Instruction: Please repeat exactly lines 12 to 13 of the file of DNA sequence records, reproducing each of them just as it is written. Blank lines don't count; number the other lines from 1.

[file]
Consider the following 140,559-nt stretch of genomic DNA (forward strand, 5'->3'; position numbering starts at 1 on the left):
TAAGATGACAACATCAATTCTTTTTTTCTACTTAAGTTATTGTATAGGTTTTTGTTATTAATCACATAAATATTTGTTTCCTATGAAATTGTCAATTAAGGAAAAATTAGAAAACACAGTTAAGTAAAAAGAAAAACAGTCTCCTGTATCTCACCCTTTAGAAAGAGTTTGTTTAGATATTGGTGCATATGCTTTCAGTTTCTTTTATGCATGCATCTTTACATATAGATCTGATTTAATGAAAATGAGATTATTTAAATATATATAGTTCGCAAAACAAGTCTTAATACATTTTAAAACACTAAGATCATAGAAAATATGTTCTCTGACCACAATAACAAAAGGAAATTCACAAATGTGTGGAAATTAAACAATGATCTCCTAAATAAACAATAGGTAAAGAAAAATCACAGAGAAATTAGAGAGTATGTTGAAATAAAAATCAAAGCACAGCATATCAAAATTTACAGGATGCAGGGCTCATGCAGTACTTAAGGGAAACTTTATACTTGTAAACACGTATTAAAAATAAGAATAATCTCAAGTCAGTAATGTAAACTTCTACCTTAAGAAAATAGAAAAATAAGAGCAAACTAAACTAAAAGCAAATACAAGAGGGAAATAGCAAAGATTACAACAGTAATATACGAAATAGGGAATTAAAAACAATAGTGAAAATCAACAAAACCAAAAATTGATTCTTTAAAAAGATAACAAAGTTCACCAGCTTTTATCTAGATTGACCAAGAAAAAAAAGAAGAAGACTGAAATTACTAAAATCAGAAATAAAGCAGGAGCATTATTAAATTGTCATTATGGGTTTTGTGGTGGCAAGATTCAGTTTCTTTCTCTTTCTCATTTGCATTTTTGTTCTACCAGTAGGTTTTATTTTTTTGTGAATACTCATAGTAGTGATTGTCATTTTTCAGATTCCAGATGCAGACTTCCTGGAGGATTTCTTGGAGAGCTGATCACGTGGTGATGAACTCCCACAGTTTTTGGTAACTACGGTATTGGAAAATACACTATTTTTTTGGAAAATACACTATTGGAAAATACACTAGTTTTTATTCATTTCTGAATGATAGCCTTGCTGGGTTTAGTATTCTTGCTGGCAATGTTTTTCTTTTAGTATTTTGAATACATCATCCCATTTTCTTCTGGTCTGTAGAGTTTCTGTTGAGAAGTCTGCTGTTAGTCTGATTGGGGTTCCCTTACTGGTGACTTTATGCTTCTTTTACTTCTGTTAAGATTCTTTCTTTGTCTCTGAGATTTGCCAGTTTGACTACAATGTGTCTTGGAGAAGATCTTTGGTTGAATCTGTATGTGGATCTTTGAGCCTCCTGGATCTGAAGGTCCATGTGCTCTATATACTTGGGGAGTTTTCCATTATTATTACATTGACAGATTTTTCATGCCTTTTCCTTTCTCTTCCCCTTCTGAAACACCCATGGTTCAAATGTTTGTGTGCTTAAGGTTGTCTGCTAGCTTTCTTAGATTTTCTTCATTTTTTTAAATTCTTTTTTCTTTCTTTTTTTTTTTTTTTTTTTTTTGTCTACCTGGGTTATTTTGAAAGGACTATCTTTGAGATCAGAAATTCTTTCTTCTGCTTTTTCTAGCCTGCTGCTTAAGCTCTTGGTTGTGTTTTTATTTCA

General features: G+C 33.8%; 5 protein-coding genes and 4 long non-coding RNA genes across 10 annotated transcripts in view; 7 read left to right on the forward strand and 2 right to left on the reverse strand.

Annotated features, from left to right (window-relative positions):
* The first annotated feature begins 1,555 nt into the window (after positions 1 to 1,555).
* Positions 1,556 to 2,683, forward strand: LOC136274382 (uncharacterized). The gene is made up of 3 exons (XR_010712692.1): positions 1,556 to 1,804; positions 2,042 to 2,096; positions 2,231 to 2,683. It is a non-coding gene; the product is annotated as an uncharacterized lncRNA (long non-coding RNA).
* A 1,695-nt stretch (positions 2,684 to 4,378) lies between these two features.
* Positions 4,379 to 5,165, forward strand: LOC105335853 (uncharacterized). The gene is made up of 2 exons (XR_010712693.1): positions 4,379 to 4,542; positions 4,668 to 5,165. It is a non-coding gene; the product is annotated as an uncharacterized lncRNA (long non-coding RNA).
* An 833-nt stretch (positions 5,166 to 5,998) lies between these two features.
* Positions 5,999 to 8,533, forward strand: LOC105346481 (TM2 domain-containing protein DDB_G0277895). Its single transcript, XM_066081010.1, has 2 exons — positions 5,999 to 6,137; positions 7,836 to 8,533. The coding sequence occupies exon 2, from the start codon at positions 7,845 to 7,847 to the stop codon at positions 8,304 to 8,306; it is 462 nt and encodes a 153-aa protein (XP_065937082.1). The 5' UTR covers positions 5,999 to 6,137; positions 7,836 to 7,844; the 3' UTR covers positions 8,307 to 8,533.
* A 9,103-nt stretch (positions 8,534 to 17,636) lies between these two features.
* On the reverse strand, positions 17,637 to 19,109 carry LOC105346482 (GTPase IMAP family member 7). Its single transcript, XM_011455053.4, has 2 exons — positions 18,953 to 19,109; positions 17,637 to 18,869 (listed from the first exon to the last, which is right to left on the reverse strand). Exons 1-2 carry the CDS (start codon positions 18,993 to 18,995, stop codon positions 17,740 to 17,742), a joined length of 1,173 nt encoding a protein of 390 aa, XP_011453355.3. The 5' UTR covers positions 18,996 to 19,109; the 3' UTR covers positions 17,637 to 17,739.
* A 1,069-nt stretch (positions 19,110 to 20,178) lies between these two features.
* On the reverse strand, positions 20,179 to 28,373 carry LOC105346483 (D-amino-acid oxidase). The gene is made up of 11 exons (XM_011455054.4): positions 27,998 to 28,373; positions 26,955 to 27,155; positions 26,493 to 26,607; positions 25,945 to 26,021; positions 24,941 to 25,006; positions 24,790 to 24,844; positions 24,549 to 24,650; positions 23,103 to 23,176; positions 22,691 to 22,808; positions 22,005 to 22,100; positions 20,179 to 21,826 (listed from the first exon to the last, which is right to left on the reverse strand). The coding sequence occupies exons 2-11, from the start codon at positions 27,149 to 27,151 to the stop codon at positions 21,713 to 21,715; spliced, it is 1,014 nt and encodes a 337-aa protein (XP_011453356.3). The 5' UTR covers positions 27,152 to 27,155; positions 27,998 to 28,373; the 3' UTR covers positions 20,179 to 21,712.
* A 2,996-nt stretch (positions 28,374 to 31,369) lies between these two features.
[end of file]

* On the reverse strand, positions 17,637 to 19,109 carry LOC105346482 (GTPase IMAP family member 7). Its single transcript, XM_011455053.4, has 2 exons — positions 18,953 to 19,109; positions 17,637 to 18,869 (listed from the first exon to the last, which is right to left on the reverse strand). Exons 1-2 carry the CDS (start codon positions 18,993 to 18,995, stop codon positions 17,740 to 17,742), a joined length of 1,173 nt encoding a protein of 390 aa, XP_011453355.3. The 5' UTR covers positions 18,996 to 19,109; the 3' UTR covers positions 17,637 to 17,739.
* A 1,069-nt stretch (positions 19,110 to 20,178) lies between these two features.